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Hilltown Archives — The Altamont Enterprise, December 3, 2009

Pastor Green, left with Lyon’s legacy,
leads Westerlo’s Baptist Church in his own way

By Zach Simeone

WESTERLO — It’s been almost a year since Donald Lyon retired from his 27-year career as pastor at the First Baptist Church of Westerlo, but attendance is on the rise following the arrival of his successor, Brian Green.

“I think, after being without a pastor for a good year, they held together pretty well,” Green said of the church this week. “But they needed a little lift, and I think they feel as though they have that.”

The church is a center of community life in Westerlo, with youth programs and frequent social events.

Originally from Beverly, Mass., Green spent the last 21 years as co-pastor at the First Evangelical Free Church of Maine, located in Westbrook, just outside of Portland. He gave his first sermon in Westerlo on Sept. 6, but Green is still getting into the small-town mindset, he said.

“Coming from Portland, Maine to rural Westerlo, there’s a bit of a learning curve for me,” Green, 49, said with a laugh. “Right now, I’m trying to get my head around who this church is — what’s their identity? What are their strengths and weaknesses? What are they doing that’s effective, and what are some other ways we might be more effective in meeting the needs of the surrounding area? I’m still in the evaluation stage on that one.”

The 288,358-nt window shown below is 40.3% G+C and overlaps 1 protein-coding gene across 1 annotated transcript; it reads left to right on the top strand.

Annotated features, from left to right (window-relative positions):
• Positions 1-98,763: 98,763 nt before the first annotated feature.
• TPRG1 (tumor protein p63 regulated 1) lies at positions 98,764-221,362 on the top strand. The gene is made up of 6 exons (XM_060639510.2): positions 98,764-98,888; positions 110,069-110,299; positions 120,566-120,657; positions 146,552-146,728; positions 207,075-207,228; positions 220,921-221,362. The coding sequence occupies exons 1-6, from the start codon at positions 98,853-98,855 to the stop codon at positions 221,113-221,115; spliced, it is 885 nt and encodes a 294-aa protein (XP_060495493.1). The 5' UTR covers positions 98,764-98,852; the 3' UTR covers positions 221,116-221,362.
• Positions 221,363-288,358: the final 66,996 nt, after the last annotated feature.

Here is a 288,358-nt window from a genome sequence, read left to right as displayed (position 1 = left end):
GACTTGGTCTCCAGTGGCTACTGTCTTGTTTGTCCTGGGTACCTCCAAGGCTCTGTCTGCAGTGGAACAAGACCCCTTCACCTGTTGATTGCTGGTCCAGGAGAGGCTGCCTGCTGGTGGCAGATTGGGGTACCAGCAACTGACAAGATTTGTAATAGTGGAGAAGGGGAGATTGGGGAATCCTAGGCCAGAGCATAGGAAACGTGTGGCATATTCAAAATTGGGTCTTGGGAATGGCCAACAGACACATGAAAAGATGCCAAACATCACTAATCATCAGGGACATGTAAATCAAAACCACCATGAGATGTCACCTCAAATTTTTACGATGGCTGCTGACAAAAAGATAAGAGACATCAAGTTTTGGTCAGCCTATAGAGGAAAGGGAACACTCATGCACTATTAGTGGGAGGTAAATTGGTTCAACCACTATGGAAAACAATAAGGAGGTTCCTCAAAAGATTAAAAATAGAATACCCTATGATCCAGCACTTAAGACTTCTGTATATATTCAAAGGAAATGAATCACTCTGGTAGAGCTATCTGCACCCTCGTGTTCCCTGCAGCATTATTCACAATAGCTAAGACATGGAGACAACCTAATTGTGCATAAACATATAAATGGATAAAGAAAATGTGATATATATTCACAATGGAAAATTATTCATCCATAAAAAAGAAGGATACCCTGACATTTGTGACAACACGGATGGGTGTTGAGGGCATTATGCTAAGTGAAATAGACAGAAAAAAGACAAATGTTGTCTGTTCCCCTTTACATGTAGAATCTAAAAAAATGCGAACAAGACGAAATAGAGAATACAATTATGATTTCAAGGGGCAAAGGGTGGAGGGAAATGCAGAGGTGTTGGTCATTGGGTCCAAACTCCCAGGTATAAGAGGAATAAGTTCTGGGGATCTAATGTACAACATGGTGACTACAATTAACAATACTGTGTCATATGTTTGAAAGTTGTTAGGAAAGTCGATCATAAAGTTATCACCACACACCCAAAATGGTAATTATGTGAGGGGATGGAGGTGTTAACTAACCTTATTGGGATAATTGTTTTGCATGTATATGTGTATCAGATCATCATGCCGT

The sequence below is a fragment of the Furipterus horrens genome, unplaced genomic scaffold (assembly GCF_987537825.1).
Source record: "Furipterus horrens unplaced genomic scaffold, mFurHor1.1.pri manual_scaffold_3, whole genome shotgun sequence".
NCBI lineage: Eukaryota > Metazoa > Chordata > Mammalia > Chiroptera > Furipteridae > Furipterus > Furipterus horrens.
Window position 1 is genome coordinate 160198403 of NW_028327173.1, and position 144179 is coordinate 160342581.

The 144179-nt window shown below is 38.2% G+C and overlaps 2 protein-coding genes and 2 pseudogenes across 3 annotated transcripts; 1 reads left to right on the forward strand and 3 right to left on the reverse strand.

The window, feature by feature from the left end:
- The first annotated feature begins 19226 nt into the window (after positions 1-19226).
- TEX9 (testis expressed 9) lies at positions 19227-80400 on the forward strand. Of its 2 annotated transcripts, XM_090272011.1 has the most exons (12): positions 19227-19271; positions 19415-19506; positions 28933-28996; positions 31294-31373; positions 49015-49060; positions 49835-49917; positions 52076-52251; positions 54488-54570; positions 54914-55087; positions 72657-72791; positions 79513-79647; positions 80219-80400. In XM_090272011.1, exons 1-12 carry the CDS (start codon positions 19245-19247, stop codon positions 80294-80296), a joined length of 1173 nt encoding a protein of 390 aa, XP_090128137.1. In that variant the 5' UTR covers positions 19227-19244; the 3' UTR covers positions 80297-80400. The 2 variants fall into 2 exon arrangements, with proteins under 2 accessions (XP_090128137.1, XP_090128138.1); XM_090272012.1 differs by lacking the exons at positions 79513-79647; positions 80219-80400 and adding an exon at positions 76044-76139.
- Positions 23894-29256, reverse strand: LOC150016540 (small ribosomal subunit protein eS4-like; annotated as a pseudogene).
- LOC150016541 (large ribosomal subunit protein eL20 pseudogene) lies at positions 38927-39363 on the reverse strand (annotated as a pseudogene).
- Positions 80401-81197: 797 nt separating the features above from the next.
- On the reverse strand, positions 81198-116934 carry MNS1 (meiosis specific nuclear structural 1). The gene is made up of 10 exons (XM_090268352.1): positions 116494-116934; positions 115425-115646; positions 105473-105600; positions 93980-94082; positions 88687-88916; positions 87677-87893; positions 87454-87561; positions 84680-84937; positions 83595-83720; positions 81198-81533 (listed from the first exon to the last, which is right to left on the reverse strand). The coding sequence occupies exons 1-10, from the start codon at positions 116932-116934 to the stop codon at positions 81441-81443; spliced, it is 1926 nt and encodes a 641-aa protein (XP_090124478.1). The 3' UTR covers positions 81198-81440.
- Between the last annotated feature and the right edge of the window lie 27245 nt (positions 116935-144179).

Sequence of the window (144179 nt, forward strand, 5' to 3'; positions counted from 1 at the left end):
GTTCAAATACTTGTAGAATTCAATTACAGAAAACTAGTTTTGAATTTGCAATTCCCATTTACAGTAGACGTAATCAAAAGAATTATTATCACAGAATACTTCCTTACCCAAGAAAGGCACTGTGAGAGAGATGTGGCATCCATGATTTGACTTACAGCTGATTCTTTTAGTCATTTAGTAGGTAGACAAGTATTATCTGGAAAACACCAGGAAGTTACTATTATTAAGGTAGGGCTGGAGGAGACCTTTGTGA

He came to Westerlo, in part, because he was looking for change.

“There was a change going on in me, from God, to take on a personal need for taking a congregation to the next step,” Green said. “It was shared leadership in Portland; this was a chance to step up and lead a whole congregation, and it seemed like a good fit.”

One of any pastor’s duties in that leadership role is his delivery of a weekly sermon, which, for Green, takes between 15 and 20 hours of preparation, he said.

“Usually, I come up with a sermon series,” said Green. “Right now, we’re doing a series on looking at Jesus in relationships — how he interacted with people. And there are certain passages in the New Testament that would address that. And, from that passage, I boil down for each week what that passage means; what does it mean for us today?”

For his next sermon series, Green will turn to the Book of Ecclesiastes, he said, “and I’ll just take that chapter by chapter.”

Green admits he was intimidated initially by the thought of following in the footsteps of a long-term pastor like Lyon, but he did not feel pressured by the church to fill his shoes.

“As Don Lyon would say himself, ‘They’re not for you to fill,’ and that’s true,” said Green. “Certainly, I wish to carry on that which he has begun, but it’s going to look different, because it’s me — my personality, my strengths…I’m my own person, and that’s all they want me to be.”

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